This week's Torah portion teaches us about an amazing artifact in the Holy Tabernacle that gave people true answers and valuable advice straight from heaven! While we are no longer able to seek heavenly advice from this item, called the Urim-V'Tumim, we can still make our lives more successful by seeking advice from people who have knowledge and experience to guide us along the way.
In our story, a kid discovers that sometimes it pays to ask advice.
OUT OF THE DOGHOUSE
"Come on, Snuffy. Go in - I made it just for you!" Andy urged. He'd spent the whole morning working on building the doghouse, but now his pet beagle didn't want any part of it.
Andy couldn't really blame him. Though he'd tried to do it right, he hadn't exactly known how to use the tools or put the pieces together and what he'd hoped was going to be a canine palace looked more like a shoddy shack.
"Here, you want me to help you go in?" he smiled, taking the dog gently by his collar and pulling him reluctantly forward.
"See Snuffy, this is going to be a great house for you!" he said, enthusiastically clapping his hand down on the doghouse's roof to emphasize his point.
Suddenly the whole thing fell over like a house of cards, boy and dog jumping out of the way just in time.
"Oh no!" Andy cried as Snuffy high-tailed it behind the swing-set.
As he started straightening it and deciding where to bang a couple of more nails - or maybe squirt some glue - Andy heard the whirr of a power tool coming from Mr. Miller's garage. He must be up to his latest carpentry project, the boy thought.
Funny how Mr. Miller managed to build whole porches and sheds for his house, while he couldn't even put together a dumb doghouse.
His mom had suggested he ask the friendly neighbor for advice on the project, but Andy figured, why bother? Besides, it felt funny to just go ask someone what to do.
This nail should do the trick, Andy thought as he swung his hammer.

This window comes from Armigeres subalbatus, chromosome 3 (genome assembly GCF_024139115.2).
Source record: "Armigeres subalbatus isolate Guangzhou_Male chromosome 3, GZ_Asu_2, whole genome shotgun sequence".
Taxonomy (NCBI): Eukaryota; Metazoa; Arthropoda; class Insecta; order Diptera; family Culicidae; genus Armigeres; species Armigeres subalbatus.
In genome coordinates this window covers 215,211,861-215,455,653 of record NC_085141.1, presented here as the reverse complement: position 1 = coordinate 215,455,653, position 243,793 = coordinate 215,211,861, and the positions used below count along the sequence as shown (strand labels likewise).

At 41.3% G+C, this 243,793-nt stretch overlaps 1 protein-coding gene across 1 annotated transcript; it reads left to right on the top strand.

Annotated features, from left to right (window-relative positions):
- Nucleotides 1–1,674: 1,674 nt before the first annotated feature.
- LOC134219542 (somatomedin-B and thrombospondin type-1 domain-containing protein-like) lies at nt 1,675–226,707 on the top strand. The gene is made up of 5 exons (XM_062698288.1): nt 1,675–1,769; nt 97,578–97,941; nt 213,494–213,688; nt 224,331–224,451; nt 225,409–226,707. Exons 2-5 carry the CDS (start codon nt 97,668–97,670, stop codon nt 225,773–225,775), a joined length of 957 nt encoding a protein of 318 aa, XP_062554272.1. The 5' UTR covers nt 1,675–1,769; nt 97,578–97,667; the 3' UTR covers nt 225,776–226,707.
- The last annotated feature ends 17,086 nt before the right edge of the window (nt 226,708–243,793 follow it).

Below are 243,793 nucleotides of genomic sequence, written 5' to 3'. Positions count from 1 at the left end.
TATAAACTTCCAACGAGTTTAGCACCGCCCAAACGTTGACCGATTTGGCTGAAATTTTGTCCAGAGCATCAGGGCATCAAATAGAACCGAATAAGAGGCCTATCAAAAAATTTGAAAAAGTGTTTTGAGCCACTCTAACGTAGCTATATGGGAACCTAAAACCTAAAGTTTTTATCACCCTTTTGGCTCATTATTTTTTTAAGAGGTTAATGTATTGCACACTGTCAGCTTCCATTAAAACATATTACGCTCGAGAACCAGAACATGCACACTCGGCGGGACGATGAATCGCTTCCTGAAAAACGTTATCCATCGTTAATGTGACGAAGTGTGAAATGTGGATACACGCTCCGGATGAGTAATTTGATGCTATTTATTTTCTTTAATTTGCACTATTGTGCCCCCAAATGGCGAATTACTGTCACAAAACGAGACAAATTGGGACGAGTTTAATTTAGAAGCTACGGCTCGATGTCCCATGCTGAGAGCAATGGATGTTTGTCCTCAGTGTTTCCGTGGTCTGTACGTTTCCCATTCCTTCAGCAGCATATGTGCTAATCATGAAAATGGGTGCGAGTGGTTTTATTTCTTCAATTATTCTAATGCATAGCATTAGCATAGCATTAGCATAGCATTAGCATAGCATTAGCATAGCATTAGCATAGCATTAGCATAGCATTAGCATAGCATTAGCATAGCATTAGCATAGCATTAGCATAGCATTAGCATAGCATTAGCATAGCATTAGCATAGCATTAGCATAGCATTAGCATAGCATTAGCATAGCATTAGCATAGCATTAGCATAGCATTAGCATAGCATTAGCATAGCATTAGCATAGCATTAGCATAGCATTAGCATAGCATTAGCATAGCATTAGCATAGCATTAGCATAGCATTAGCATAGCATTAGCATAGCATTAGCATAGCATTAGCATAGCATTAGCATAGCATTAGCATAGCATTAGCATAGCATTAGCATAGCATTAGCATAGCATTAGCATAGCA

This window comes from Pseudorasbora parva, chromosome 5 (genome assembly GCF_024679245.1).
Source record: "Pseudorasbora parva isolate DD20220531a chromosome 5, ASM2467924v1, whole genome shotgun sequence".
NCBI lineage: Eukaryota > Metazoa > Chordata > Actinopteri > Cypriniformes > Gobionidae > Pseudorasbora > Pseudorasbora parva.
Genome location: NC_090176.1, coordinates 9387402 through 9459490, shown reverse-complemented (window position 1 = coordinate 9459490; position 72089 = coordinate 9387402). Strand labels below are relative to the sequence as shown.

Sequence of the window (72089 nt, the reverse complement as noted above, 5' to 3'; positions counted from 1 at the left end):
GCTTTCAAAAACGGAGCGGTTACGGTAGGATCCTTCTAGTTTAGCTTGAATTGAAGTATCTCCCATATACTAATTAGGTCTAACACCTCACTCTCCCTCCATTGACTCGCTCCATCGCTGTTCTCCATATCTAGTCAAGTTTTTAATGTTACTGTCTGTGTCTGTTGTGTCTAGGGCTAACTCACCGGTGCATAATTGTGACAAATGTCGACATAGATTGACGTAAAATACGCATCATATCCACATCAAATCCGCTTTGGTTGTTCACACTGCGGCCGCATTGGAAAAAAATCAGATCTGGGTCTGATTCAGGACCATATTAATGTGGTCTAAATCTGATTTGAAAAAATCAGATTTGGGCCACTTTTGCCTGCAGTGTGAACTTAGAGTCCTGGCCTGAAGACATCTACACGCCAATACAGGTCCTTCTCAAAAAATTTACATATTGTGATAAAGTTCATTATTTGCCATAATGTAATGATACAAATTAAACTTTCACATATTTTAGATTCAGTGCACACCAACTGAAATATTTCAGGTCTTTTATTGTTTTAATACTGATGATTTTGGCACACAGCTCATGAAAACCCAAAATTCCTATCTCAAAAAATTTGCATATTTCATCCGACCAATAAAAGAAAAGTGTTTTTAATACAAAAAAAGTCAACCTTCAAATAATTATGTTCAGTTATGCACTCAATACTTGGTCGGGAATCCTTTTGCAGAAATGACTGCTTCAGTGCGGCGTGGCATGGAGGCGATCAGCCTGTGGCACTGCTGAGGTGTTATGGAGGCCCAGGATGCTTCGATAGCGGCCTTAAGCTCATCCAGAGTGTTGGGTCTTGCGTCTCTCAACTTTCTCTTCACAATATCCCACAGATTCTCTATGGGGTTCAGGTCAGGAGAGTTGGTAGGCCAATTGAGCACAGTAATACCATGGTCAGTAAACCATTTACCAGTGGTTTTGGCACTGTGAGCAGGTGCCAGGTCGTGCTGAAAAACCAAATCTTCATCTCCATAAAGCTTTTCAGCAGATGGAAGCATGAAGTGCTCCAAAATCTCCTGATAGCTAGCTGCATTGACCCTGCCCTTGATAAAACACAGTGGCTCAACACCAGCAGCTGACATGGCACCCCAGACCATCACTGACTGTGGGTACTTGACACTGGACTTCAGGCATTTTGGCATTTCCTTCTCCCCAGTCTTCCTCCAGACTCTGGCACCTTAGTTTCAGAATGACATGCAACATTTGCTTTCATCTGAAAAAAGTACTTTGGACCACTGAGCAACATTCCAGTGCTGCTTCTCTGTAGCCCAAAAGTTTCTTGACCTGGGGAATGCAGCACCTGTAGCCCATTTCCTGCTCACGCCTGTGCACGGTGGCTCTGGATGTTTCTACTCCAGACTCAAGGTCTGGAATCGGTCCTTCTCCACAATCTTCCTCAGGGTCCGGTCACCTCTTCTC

"Ouch!!!" he'd banged his thumb - again!
Okay, enough self-inflicted torture - I'm asking advice!
"C'mon in," Mr. Miller called out, responding to the knock on his garage door.
"Oh, hi Andy, what's up?" he asked, putting down his drill.
"Um, I'm trying to build a house for Snuffy, but it's not exactly working out... Um, maybe you could give me a couple of pointers?"
"Sure, let's go take a look," the man smiled.
In what seemed like no time, Mr. Miller had expertly sketched Andy a plan for how to put the doghouse back together so it would be strong and steady and had even lent him a couple of tools he said would make the job a lot easier.
"If you need more help, don't hesitate to ask," Mr. Miller said. "Good luck!"
About an hour later, following Mr. Miller's instructions, Andy stood proudly in front of a doghouse that stood strong and looked - like a real doghouse. Now he just had to go find Snuffy and convince him to try it out.
He didn't have to look far, because as he turned around, he saw the dog standing right next to him, tail wagging, with his favorite rawhide toy in his mouth. Andy stepped aside and watched amazed as Snuffy scooted right into his new house - tail wagging a mile a minute.
Well, Andy thought with a smile, it seems even Snuffy knows that I took the right advice - by asking for advice!
Q. How did Andy feel at first about asking for advice?
A. He didn't feel like he had to or wanted to do it.
Q. How did he feel in the end?
A. He saw how getting advice from someone who knew, made things go a lot better.
Q. What life-lesson do you think Andy learned that day?
A. He hadn't considered asking advice about something he didn't know too much about to be a worthwhile thing to do. But after seeing how it helped his building project, he saw that getting advice about things could make a big difference.
Q. What types of things are appropriate to ask people for advice about?
A. There is almost no area in life where a little good advice can't really help things along. Not only in practical things (like doghouse building) but also concerning value and ethical decisions - we nearly always gain by consulting people with wisdom and experience that we trust.
Ages 10 and Up
Q. Do you think that asking advice makes you more dependent? Why or why not?
A. Of course, if taken to extreme (like never choosing what ice-cream flavor to order without asking advice) it can do that. However, in many areas of life, both practical and ethical, if we ask advice of honest and knowledgeable people and try to learn from what they tell us, not only aren't we giving up independence, but we're choosing to take action that will help us learn and grow.
Q. How can we know if the advice we've been given is good?
A. Though it's hard to be 100% sure, if the advice both makes logical sense and seems to 'feel' right, quite likely it is.